Sunday 21 January 2024

Kenneth Patchen rides again

Kenneth Patchen (1911–72) is not a writer familiar to many British readers, even obsessive poetry readers, but he was important to Katy Evans-Bush in her teens – which is an age at which writers can be very important – and he was important to her again during that recent period of Covid lockdowns, lock-outs, lock-ups, cock-ups. The above photo (courtesy K E-B) shows in a nutshell, or a sweetie-box, the kindling process that led to her new collection, Joe Hill Makes His Way into the Castle. For that process spelled out, go to the page for her book on the CBe website and download the extract that gives you K E-B’s preface, and a note on Joe Hill, and a couple of the poems; and then, having got that far, buy the book. Which is officially published early in February.

Kenneth Patchen didn’t just write. Writers don’t just write. Politics were important, and music and love and coffee and bluebells, and he drew and painted. Below are some of Patchen’s book covers and his poems as artworks. (Thank you, Poetry Library at the Southbank Centre, a hugely important resource.)

Friday 12 January 2024

Dog days

Since Christmas the view down from my desk chair has been this – Reggie, a dachshund I am dog-sitting – and I have been a member of the club of dog-keeping small presses. Kevin Duffy of Bluemoose Books posts regular photos of Lottie. William Boyd recalls visiting the ‘small cramped offices’ of Alan Ross, editor of the London Magazine and of the London Magazine editions (the model for CB editions): ‘Books everywhere, of course, but there were two dogs sprawled under his desk …’ Ross published Auden’s ‘Talking to Dogs’ in a 1971 issue of the London Magazine: ‘From us, of course, you want gristly bones/ and to be led through exciting odourscapes –/ their colours don’t matter – with the chance/ of a rabbit to chase or of meeting/ a fellow arse-hole to nuzzle at …’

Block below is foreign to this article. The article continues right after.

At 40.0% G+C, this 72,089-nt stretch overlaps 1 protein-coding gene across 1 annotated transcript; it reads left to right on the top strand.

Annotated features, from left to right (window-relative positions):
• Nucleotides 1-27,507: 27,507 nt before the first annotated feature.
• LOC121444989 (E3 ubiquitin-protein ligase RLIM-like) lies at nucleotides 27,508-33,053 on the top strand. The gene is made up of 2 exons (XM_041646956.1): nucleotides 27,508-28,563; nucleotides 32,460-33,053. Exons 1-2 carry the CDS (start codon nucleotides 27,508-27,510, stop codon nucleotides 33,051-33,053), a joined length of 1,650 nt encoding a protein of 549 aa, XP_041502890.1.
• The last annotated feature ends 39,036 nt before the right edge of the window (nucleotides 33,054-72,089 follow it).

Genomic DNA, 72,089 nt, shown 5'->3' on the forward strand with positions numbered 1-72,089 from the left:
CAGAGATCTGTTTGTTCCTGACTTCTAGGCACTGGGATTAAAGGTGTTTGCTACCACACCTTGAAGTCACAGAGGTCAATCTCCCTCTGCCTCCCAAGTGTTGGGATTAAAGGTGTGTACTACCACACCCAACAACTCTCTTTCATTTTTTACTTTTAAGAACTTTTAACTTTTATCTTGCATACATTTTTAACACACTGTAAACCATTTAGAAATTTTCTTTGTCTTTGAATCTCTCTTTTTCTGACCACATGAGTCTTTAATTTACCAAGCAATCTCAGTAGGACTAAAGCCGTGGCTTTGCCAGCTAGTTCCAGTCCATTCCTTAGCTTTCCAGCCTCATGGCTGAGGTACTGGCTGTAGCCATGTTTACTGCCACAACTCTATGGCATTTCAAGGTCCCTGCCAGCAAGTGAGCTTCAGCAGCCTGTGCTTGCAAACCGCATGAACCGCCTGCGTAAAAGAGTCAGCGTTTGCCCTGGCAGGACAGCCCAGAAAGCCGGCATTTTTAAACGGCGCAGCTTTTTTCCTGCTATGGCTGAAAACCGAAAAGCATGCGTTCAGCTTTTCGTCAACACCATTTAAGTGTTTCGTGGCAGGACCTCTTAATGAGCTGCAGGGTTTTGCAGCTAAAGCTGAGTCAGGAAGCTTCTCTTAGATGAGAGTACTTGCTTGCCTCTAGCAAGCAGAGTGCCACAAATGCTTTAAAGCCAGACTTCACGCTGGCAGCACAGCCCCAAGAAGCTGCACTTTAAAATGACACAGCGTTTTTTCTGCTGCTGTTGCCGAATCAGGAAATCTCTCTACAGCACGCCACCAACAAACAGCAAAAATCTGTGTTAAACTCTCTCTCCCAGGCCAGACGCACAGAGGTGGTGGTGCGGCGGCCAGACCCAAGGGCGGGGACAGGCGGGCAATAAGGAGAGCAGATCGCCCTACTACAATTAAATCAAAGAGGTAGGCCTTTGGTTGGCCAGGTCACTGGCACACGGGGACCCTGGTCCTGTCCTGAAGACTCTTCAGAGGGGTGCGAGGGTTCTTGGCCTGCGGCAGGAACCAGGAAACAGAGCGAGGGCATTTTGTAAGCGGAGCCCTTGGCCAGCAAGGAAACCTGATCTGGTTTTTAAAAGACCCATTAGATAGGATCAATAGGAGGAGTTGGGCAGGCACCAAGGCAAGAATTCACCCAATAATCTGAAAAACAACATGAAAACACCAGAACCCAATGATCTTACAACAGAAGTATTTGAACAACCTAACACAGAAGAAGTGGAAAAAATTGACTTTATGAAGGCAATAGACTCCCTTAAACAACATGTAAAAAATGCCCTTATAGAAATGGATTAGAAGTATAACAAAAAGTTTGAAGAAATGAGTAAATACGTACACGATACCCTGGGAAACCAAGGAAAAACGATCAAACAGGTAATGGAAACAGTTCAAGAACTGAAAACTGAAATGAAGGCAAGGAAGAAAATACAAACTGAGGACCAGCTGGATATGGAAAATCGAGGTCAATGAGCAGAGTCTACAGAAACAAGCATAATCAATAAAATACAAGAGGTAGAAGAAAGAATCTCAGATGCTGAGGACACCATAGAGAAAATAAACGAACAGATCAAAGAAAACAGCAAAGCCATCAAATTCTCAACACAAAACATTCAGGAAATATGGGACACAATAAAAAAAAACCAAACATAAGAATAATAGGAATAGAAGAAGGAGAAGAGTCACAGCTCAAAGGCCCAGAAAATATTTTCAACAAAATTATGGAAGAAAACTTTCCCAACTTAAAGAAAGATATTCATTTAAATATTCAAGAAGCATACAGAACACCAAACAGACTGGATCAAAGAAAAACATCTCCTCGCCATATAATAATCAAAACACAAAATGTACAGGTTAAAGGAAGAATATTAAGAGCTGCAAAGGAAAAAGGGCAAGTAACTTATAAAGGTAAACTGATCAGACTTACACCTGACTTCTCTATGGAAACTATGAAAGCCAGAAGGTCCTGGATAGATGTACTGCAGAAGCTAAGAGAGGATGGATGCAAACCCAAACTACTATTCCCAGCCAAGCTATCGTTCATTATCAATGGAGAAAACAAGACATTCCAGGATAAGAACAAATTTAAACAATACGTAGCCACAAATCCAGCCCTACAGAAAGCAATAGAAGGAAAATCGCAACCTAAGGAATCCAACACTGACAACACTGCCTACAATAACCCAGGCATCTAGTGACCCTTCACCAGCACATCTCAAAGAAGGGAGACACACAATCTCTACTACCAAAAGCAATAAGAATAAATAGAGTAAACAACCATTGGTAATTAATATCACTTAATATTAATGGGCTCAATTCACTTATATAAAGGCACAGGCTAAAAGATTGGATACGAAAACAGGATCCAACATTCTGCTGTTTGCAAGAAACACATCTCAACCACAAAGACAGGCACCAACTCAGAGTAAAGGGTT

2024 books: Lara Pawson’s Spent Light publishes on 23 January; she will be in conversation with Jennifer Hodgson at the London Review bookshop on 24 January. Katy Evans-Bush’s Joe Hill Makes His Way into the Castle will publish on 6 February – available from the website now (as is Spent Light).

Coming in April: the first English translation of Paris by Jean Follain (1903–71), a French poet I hugely admire and have written about. And The End of Ends by the renowned Polish theatre director Tadeusz Bradecki, written in the last year of his life: a non-fiction book about story-telling and everything else which happens to include an embedded novel.

There are birthdays galore in January and the 10th anniversary of Studio ExPurgamento (co-publisher with CBe of Blush and The Camden Town Hoard) to continue celebrating: party at the Horse Hospital on 23 January, free entry but reserve a ticket on Eventbrite. A not-bad birthday prsent for yourself or anyone else is a Season Ticket (6 books for £45, 12 for £80, post-free) from the website home page.

From the US-based organisation Pleasure Pie you can download 10 free zines about Palestine. Begin with Gazan Youth Manifesto: ‘Fuck Hamas. Fuck Israel. Fuck Fatah. Fuck UN. Fuck UNWRA. Fuck USA! We, the youth in Gaza, are so fed up with Israel, Hamas, the occupation, the violations of human rights and the indifference of the international community […] We want to be free. We want to be able to live a normal life. We want peace. Is that too much to ask?’